I truly look in the mirror so infrequently that I forgot I had Redmond Clay on some zits overnight, and I was halfway to the bus stop with my son before I realized I’d better turn around rather than socialize with other parents as they wondered why I had bright white dots on my face!
My life just gets too busy for vanity.
On the other hand, when I watched the videos I made recently for the GNOWFGLINS eCourse (I’m on the schedule for next week teaching a lesson on healthy snacking – you’re signed up, right???) I was horrified to discover that I look awfully girthy. I’m hoping the old thing about television adding 15 pounds is true, or maybe I need to shop for more flattering shirts? Most of my pants fit…
Suffice it to say that my relationship with my body image is typically “too busy to worry about it” lately. But I know that I’m probably in the minority for my gender, which is why Kate Wicker’s book, Weightless: Making Peace with your Body, will be such a godsend for people who really need to hear her message.
Kate is a young mother of four children who is on the other side of a battle with an eating disorder, and her book chronicles her daily struggle with body image, being “good enough,” and reminding herself that she is God’s daughter, created perfectly in His image.
Her voice of hope, I am sure, will be the voice calling to many who are struggling with negative body image and the vice of self-improvement. I enjoyed reading about her fervent parenting goals and how she chooses to share positive body image lessons with her young daughters.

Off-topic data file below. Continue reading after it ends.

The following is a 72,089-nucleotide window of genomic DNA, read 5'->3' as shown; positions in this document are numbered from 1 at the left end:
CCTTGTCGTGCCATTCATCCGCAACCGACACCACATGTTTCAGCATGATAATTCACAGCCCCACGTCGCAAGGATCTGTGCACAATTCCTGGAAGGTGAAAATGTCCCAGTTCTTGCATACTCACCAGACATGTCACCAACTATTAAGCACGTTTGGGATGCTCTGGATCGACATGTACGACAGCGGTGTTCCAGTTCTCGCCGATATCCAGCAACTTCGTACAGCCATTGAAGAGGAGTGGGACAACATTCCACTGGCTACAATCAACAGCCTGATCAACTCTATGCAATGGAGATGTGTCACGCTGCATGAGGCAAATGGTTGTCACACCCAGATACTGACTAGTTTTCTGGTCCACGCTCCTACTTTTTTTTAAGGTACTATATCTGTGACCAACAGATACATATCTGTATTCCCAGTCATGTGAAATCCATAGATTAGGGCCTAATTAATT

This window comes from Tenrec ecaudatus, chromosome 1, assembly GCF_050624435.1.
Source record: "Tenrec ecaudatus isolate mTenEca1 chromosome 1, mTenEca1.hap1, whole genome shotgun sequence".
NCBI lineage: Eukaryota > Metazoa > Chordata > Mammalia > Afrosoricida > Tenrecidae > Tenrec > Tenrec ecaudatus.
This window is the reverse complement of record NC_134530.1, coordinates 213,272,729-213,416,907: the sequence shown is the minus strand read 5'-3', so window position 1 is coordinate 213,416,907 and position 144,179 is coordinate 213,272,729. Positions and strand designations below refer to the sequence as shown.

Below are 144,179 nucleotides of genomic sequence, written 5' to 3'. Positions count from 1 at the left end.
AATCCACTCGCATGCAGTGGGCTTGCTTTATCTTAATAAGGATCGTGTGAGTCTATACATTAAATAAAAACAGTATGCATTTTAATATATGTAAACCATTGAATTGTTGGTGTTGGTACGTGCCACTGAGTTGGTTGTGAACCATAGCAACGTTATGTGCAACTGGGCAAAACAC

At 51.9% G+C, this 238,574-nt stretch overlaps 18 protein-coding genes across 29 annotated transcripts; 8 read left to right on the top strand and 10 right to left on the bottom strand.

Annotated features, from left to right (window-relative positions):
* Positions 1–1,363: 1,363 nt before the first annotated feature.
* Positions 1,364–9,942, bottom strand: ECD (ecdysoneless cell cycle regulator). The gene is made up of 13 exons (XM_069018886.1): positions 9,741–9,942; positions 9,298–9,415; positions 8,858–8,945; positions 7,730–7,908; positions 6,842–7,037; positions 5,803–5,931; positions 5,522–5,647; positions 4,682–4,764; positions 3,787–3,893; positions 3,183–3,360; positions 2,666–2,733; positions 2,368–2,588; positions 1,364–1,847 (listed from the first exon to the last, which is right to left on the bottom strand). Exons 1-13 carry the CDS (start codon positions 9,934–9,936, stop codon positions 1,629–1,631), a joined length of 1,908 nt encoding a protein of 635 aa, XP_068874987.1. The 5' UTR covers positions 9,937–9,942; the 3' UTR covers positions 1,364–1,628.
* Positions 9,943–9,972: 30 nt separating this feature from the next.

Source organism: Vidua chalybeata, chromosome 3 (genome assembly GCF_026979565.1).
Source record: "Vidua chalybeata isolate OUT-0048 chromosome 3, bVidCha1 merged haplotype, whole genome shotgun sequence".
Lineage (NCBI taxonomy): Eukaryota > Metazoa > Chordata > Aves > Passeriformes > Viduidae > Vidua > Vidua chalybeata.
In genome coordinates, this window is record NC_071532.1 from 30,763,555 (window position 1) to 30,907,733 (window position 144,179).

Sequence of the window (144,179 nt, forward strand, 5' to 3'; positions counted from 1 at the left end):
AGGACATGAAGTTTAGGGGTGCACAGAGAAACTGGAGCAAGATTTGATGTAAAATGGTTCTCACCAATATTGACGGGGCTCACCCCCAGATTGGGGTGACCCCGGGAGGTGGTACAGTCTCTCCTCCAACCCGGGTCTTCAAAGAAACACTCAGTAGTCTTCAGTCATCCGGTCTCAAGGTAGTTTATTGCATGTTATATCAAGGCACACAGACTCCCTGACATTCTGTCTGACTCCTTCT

As I was reading, my overarching thought was that this book is not for me.
Although everything Kate says is spot on, I’m just not at a place where I’m struggling with body image or self worth. I’m struggling with, “When do I find time to take a shower?” and “Hmmm, did I wear deodorant today? I can’t remember…”
However, the further I got into it, the more nuggets I found with which I could relate, since we all have the need to relate with our Creator appropriately, and sometimes I’m probably not up to par on behaving as a “blessed daughter of God.”
Kate’s style is engaging and peppered with personal stories (to keep keep tired mamas from falling asleep, ahem), yet the tone and messages are incredibly deep.
In a world where, as Kate quotes, “more than 30 percent of [college women] agreed that they would give up ten years of their life to be ten pounds thinner,” there are plenty of people who desperately need to hear the message of God’s love, acceptance, and perfect design. We real foodies know, of course, that those 30% and more who are dieting and doing the low-fat thing probably are trading in ten or more years of healthy living, unfortunately.
Part of Kate Wicker’s journey toward healing from her eating disorder involved learning: “We do not hunger because we lack food; we hunger because we lack God.” So many of us (Katie raises her hand) turn to food as therapy or solace, and even make it an idol – including healthy food. Kate Wicker’s Catholic faith is an integral part of her healing and is woven throughout the book. She reminds us that the Eucharist is the one meal we should never skip.